Every once in a while, a modern storyteller will encourage readers to consider how the would change if something in the past had shifted in a different direction. This genre is called Alternate History, and there are literally thousands of works on the market that explore these subjects.
Archive for the Hydroforming Industry Category
CAFE Standards Help Save Money All Around. Much has been written in recent days about the state of the U.S. economy. While we are certainly not a poor nation, if we compare ourselves now to ourselves in days gone by, we’re not doing as well as we have in the past.
But our situation is not hopeless.
In 2015, Ford’s F-150 was the first high-volume vehicle produced with an aluminum frame, reducing the F-150’s weight by 700 pounds. Since then, the need for strong, lightweight material is driving a significant increase in the use of hydroformed aluminum to make automobiles that are both fuel and cost efficient while retaining key safety features.
Since the 1990s, hydroforming has been revolutionizing specific aspects of various industries. Advances in hydroforming have affected our lives more than most of us even know. The best way to prove this point is to help you imagine a world without hydroforming.
In a world without hydroforming, automobiles are heavier, weaker, less safe, more expensive, and significantly less fuel efficient.
Tube hydroforming has drawn increased attention in the automotive industry due to its advantages… Hydroformed parts can provide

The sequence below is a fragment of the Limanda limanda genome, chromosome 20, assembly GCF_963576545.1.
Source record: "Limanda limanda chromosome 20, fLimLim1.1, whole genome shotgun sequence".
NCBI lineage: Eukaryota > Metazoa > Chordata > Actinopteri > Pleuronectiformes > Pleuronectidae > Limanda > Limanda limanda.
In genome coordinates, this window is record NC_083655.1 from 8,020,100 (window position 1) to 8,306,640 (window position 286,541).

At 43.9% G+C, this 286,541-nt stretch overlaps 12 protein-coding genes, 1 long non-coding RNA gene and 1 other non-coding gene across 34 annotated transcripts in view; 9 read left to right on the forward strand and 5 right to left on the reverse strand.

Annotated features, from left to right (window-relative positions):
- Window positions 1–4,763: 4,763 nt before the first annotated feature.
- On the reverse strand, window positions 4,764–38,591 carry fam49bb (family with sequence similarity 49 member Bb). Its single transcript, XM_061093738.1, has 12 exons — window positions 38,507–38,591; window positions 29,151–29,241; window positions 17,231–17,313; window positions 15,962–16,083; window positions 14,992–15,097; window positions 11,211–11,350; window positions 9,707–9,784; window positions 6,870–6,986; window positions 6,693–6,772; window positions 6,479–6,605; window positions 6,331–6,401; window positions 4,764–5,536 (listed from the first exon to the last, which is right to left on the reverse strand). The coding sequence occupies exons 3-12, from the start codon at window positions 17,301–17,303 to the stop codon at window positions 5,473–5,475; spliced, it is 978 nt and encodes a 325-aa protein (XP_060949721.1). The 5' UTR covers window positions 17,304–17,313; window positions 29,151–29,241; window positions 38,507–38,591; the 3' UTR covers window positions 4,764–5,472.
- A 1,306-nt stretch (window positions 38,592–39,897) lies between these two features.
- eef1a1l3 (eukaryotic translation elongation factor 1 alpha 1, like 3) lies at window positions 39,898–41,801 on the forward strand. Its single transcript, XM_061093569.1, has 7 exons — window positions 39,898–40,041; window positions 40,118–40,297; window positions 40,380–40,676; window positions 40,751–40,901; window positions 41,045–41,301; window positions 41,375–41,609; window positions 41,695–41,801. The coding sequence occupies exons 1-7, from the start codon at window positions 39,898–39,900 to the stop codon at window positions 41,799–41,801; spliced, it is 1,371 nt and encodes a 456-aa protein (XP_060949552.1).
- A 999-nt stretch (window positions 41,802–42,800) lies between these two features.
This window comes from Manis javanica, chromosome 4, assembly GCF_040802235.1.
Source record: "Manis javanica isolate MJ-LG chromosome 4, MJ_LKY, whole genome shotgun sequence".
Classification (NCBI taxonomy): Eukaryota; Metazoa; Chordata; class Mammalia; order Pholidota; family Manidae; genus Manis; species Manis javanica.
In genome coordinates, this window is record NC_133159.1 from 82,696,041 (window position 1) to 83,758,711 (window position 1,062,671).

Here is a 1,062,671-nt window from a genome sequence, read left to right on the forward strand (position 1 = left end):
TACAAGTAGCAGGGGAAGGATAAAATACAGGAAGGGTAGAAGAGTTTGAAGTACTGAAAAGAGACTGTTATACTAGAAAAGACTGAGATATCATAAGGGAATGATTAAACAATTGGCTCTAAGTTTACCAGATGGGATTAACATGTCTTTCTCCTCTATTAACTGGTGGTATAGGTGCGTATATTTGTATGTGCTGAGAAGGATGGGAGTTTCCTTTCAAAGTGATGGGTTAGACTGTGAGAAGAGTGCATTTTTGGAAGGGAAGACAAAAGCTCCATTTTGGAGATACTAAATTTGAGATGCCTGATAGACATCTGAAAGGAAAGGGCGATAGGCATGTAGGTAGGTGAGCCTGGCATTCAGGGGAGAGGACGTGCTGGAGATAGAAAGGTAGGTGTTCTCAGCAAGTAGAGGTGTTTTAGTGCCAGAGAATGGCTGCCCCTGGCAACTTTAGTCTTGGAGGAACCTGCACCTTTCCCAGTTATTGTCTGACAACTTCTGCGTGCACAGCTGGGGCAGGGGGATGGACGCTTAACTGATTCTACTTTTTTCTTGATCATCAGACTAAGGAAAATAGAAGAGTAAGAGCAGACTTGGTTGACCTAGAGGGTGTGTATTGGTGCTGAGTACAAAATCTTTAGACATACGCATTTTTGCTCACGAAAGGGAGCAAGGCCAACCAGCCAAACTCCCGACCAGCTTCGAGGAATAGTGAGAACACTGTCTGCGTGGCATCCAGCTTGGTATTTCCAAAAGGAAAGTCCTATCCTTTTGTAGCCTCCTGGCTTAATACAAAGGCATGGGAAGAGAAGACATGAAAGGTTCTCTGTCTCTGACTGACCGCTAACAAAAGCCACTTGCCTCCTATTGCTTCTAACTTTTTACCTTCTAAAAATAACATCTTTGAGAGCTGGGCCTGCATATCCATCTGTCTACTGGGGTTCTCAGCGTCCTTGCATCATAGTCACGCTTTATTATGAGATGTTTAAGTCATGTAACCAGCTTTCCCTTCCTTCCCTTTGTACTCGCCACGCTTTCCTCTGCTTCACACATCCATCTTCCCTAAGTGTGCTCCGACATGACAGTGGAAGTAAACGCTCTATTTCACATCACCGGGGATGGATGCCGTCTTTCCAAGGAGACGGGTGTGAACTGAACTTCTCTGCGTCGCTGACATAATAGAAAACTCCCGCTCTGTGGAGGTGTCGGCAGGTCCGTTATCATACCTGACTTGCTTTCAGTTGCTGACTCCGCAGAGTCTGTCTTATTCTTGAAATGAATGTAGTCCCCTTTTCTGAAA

Beginning in the 1970’s, the process of tube hydroforming has met the increasing demand for the manufacture of simple, lightweight components. Over the next few decades, this process has developed to maximize strengths and eliminate weaknesses.
Recent innovations are aimed to improve competitiveness of hydroforming technology by reducing initial investment cost, increasing production rate, and material utilization, consolidating more parts into single parts, and finding ways to eliminate drawbacks, such as excessive thinning (Journal of Materials Processing Technology).
In a world where more and more emphasis is being placed on leaving fewer carbon footprints, fuel economy has become an important issue for auto manufacturers across the country. Not only are auto manufacturers attempting to meet the demands of more environment-conscious consumers, they are also trying to avoid paying large sums of money for stiff penalties by complying with Corporate Average Fuel Economy Standards.
When you are working with metal, you will find that there are a variety of options and tools available for you to use. Although there are so many options for you to choose from, many companies decide to use hydroforming. Hydroforming is perfect for creating shapes using different types of metals. Hydroforming gives you several benefits when it comes to work operations, efficiency, productivity, and the cost.
Hydroforming is a unique process used to form metal. As a unique process, it also solves unique problems. Hydroforming makes a number of products possible that wouldn’t be possible through mainstream methods. Although it is not the most common method of forming metal, it is very useful, and a necessity to our society today. Let’s talk a little about how hydroforming works and what it does.
It does not matter where you look, you will always find information on how various companies and organizations have used an engineering simulation as part of their strategy when it comes to development. One of the best examples of engineering simulation is FEA or Finite Element Analysis.
What is hydroforming? Hydroforming is when the force of water, hydraulic fluids, or oils is used to shape a single part. There are two types of hydroforming and each has uses when creating products from steel, aluminum, etc. Hydroforming, used in industries, creates parts without using welds. This makes a stronger part and sometimes a product is created from a single piece of metal. So, what are the two types of hydroforming? They are Tube Hydroforming and Sheet Hydroforming.